Future of Online Advertising
Twitter, LinkedIn, and Zynga execs discuss the future of online advertising. Gotta love a CEO that can get away with sporting a beat up t-shirt.
AOL, Display Advertising Still Dominant
AOL Chairman and CEO Tim Armstrong says display advertising will still dominant.
Sapient’s Freddie Laker on the future of social media
This is a repurposing of his earlier article, but it’s also nice to see it in video format.
Lithium’s Paul Greenberg on the state of Social CRM
This is an area that many in the industry still aren’t aware of.
The upcoming release of the Radian6 Engagement Console promises to improve the way companies monitor and engage customers, or their client’s customers, through social media. I have looked at a variety of social media monitoring systems over the past few months – including entry level tools like Trendrr or SocialMention, as well as mid to enterprise level applications like Vocus and Nielsen’s Buzz Metrics. There are dozens more I’m anxious to take a look at – including products from Converseon and Autonomy. Take me to Your Leader has a nice list of dozens of free tools. However, I’ve been less than impressed with most of the products I have used.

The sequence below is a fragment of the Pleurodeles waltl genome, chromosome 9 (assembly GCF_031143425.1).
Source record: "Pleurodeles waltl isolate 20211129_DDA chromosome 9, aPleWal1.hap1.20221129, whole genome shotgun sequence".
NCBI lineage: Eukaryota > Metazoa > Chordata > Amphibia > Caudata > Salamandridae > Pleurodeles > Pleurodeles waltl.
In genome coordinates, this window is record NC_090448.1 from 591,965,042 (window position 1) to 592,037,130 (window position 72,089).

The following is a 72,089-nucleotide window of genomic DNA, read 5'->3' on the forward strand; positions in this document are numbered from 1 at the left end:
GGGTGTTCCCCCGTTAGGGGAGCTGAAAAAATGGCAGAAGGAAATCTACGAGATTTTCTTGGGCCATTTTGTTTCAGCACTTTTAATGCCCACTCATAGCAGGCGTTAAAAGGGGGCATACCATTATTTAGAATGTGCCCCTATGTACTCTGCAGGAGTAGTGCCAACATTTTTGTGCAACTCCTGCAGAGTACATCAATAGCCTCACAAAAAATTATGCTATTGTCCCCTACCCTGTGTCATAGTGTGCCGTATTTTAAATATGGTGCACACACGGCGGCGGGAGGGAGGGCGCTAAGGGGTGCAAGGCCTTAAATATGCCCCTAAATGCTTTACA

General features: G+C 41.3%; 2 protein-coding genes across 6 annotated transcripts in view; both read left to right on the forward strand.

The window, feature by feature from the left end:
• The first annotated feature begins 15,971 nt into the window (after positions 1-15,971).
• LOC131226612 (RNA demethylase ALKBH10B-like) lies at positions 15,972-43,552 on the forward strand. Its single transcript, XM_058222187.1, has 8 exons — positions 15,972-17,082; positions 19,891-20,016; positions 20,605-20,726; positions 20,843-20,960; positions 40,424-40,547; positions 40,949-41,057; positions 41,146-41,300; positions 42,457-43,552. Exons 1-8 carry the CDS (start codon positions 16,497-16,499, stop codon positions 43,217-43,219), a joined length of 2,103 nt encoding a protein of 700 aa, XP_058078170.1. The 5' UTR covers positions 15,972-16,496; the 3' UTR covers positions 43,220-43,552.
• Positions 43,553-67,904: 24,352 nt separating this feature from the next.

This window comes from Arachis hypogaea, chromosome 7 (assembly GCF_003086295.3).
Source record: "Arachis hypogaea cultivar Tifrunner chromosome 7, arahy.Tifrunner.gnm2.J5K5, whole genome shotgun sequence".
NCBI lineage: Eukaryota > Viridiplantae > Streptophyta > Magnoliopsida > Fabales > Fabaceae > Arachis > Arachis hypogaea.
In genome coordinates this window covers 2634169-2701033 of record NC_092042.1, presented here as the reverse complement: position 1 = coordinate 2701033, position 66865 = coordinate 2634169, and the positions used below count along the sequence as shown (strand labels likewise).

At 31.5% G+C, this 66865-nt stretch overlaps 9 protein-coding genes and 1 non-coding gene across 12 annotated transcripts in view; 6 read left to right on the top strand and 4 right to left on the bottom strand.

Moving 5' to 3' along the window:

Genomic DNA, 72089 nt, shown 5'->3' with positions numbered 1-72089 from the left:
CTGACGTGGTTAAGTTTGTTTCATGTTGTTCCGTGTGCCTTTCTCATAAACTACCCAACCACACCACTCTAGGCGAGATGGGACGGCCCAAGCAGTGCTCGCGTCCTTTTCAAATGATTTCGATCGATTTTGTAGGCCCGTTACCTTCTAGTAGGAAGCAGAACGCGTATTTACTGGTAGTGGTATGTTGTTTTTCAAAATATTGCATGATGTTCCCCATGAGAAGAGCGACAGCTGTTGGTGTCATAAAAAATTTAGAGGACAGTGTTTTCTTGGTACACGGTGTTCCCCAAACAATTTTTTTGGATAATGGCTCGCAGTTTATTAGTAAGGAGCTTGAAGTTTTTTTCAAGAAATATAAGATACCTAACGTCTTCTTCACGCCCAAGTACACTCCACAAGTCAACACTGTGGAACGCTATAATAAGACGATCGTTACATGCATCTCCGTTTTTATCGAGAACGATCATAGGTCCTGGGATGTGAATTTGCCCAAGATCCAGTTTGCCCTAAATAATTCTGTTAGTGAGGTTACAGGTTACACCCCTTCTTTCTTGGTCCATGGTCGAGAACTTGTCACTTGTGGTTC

I’m currently leading a project for a large Federal Government agency to evaluate the effectiveness of social media for health communications. So these tools are of particular interest to me now. This new Radian6 release has me excited. I’ve yet to see a product that systematically streamlines the engagement process like this. Does Autonomy offer this type of functionality? Does anybody else?
I’m also curious about what platforms Radian6 will monitor. One capability that most systems lack is the ability to monitor and engage through non social media channels that have certain Web 2.0 components. For example, a news story on ABCNews.com may generate dozens or hundreds of user comments. These data are just as important as anything being said on Facebook or Twitter.But many products seem to ignore these more traditional Web channels.
I’ve setup a Radian6 demo, and can post a follow up if anyone is interested.